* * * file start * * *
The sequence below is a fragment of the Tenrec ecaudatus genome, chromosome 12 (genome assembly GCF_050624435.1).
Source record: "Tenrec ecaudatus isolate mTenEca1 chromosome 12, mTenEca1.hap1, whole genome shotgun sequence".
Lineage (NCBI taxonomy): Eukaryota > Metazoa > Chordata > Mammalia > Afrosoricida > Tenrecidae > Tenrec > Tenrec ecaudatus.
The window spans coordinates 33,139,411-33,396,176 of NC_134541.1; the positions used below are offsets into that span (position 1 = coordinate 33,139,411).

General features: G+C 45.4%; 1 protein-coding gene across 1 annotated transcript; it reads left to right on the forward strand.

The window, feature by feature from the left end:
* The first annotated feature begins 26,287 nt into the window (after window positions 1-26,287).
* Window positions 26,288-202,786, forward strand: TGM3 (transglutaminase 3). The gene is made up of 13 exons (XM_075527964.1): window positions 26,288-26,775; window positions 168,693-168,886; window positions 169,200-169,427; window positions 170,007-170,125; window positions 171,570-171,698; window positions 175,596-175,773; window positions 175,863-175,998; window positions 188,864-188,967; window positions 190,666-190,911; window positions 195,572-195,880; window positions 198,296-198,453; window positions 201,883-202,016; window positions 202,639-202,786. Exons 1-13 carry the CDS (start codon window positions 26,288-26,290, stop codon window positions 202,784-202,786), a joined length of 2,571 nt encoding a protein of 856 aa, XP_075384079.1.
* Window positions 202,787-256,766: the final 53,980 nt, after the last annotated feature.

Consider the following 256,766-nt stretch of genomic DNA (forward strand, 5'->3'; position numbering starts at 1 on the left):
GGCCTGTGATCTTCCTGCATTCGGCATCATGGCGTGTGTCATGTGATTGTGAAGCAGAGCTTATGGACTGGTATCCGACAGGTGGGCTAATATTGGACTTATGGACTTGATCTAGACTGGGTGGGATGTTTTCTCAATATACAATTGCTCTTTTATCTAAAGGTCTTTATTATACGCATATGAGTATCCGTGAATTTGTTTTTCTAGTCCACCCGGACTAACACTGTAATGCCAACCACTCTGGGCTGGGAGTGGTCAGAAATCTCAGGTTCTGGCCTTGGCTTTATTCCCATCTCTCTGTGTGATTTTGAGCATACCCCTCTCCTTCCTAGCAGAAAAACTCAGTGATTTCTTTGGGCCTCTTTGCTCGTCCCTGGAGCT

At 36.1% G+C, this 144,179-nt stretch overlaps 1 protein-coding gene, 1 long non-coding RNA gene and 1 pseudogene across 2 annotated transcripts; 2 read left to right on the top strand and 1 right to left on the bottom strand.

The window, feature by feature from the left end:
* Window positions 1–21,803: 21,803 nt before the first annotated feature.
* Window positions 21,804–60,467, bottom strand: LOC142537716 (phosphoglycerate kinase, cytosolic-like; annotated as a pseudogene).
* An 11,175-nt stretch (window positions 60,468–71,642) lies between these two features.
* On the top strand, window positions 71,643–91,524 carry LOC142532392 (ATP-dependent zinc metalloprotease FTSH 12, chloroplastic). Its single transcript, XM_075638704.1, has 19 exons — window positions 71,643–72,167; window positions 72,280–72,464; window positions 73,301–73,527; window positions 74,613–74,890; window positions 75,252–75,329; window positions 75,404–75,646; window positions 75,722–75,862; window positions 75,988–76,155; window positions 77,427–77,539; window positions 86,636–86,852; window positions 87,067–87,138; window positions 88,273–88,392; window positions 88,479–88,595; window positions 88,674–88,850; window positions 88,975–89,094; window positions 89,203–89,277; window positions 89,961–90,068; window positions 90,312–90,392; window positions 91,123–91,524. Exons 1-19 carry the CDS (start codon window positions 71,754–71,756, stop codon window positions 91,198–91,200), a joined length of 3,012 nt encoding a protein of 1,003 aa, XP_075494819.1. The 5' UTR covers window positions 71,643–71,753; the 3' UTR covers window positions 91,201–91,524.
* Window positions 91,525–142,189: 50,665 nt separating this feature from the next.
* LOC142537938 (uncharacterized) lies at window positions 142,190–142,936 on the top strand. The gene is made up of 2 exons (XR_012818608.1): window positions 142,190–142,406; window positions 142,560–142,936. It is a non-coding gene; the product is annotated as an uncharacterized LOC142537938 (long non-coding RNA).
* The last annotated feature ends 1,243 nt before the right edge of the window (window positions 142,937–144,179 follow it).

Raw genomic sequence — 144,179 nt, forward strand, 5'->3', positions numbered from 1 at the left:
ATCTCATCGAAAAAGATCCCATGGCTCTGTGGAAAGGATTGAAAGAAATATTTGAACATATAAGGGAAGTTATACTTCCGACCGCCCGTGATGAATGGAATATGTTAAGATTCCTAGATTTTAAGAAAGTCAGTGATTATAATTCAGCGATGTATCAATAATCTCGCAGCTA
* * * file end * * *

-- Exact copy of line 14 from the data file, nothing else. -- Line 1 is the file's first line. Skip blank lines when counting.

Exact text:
* Window positions 1–21,803: 21,803 nt before the first annotated feature.